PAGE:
Bruins Offseason: Under-The-Radar Moves Don Sweeney Could Make

There will be no shortage of reunions, it seems

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July 13, 2022

NHL free agency begins Wednesday when the new league year officially begins at noon ET.

When that happens, all the reported deals we’ve heard about in recent weeks and days will become official. The guess here is that among those announcements will be the returns of both Patrice Bergeron and David Krejci to the Bruins.

General manager Don Sweeney has made it no secret the Bruins are talking to the veteran centermen. Bergeron is an unrestricted free agent, but he has said he won’t play anywhere other than Boston. His decision comes down to whether he wants to play another season. Krejci, on the other hand, is mulling a return to the NHL after spending last season playing in his native Czech Republic.

Assuming both return, it will be fascinating to see how Sweeney maneuvers the salary cap. Krejci in his final season carried a cap hit north of $7 million. Bergeron’s number was just south of $7 million. The Bruins, according to Spotrac, have roughly $2.5 million in cap space to play with right now. Obviously, those two players will take substantial cuts off their previous figures, but the cap gymnastics are required.

The Fourth Period’s David Pagnotta reported Wednesday morning the Bruins are also looking at depth pieces, which isn’t surprising — Sweeney admitted as much earlier in the offseason.

With that in mind, here are some “under-the-radar” moves Boston could theoretically make once the league year begins.

Sign Tyler Bozak
Veteran Blues reporter Andy Strickland reported Tuesday night Bozak wants to continue playing. The veteran forward is 36 years old, and according to Strickland, he’s looking for the right fit. Playing a depth role on a potential contender like the Bruins could satisfy that desire. He certainly isn’t the player he was with Toronto, but he can be trusted in his own zone and to kill penalties. There’s also some familiarity there, not just from in the division or the 2019 Stanley Cup Final. New Bruins head coach Jim Montgomery was an assistant in St. Louis last season, so he’s familiar with Bozak’s work.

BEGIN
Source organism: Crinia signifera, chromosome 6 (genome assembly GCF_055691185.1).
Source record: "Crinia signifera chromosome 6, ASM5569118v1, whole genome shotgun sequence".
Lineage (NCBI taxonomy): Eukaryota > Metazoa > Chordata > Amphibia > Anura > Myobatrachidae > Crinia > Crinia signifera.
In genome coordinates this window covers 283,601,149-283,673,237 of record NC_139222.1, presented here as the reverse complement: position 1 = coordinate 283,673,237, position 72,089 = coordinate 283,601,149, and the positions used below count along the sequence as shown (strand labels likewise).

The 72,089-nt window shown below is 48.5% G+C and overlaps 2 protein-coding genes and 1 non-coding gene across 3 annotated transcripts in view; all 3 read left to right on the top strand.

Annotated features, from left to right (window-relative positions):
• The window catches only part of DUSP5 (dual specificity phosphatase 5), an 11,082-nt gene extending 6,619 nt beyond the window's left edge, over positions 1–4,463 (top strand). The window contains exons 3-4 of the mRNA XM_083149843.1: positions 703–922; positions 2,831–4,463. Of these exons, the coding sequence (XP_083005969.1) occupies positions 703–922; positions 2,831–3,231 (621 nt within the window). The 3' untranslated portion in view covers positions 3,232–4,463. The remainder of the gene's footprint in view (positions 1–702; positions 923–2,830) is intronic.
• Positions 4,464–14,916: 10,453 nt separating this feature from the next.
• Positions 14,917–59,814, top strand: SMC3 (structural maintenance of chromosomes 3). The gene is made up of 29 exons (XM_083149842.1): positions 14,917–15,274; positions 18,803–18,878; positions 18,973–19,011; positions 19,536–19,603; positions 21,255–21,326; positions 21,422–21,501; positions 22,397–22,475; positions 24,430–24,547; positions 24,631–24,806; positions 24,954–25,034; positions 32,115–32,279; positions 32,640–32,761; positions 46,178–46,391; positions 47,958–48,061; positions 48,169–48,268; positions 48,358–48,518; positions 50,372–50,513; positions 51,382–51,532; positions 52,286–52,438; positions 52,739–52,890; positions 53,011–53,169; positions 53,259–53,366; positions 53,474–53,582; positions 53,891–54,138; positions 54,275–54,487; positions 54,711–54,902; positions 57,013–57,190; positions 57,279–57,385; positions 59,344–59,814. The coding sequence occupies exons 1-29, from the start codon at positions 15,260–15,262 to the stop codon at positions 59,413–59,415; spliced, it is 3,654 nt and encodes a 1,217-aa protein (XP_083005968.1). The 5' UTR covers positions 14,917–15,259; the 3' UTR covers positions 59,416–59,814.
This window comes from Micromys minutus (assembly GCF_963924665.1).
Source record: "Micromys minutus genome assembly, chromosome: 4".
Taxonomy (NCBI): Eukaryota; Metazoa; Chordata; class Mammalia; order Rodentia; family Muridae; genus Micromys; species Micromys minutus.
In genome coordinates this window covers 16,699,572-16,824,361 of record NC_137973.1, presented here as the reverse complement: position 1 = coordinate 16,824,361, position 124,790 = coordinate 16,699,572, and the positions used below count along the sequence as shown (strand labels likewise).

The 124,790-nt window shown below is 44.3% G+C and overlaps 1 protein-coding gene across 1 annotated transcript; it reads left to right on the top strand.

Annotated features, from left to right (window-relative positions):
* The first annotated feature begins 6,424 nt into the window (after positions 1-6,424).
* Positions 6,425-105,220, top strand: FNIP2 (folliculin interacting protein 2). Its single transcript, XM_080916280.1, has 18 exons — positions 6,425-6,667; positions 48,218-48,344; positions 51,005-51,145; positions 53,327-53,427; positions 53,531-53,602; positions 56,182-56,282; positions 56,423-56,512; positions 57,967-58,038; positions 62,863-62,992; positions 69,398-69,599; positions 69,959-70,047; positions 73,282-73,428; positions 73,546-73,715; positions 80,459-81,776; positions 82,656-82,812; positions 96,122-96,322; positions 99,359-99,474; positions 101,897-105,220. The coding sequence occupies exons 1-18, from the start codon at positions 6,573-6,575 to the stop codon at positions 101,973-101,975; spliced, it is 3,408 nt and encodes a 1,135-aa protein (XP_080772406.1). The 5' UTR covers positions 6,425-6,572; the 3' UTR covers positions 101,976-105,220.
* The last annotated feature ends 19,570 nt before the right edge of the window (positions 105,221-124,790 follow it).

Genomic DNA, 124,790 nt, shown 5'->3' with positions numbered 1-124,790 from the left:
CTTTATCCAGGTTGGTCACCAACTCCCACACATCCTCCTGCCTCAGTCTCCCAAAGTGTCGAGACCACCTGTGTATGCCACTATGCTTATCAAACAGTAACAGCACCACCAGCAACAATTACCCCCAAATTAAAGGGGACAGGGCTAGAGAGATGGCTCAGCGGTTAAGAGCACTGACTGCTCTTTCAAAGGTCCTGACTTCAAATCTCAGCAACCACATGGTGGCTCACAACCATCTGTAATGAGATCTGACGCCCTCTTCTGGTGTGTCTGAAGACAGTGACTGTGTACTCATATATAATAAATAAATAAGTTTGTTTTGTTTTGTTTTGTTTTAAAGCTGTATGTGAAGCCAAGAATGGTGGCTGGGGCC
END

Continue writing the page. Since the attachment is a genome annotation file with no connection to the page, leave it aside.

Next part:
Bring back a familiar face
Two additional depth forwards the Bruins could target, especially if they want to go a little younger, are old friends Frank Vatrano, Danton Heinen or Noel Acciari. Vatrano made the most of his impressive shot with increased ice time in Florida where he scored 73 goals in 271 games. He also had a nice little run with the Rangers last season, scoring eight goals in just 22 games. Heinen also saw his game improve outside Boston, especially last year when he scored 18 goals while averaging just under 13 minutes per night with Pittsburgh. One of the knocks on former Bruins head coach Bruce Cassidy was a perceived inability to get the most out of younger players. That’s supposedly a strength for Montgomery, so if there’s some sort of deep philosophical change, perhaps a reunion makes sense. Acciari, meanwhile, could be a relatively cheap fourth-line option. And while we’re on the topic of reunions, might Ondrej Kase make some sense if the price is right and the medicals look OK?

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Think long and hard about LTIR
The Bruins have some key long-term injury issues that will go fairly deep into the season. They could opt to put someone like Brad Marchand or Charlie McAvoy on long-term injured reserve. That allows them to create cap space to sign players. The problem, though, is once Marchand and McAvoy return, the Bruins would have to get back under the cap. It’s a delicate dance.

Trade a first-round pick to maximize potential return
It’s hard to say where Sweeney might look to free up cap space. But again, if they want to actually make changes to the roster, it’s probably going to require moving money out somewhere. The Bruins continue to say they’re not interested in a rebuild, and given the hit-miss rate of their recent first-round picks, it could make sense to float a future first in a potential deal. The problem with that, though, is two-fold: First, it limits the ability to rebuild on the fly with an eye toward the future, and it hamstrings Sweeney’s potential to make a deal at the deadline next season. But you never know.

Thumbnail photo via Eric Bolte/USA TODAY Sports Images
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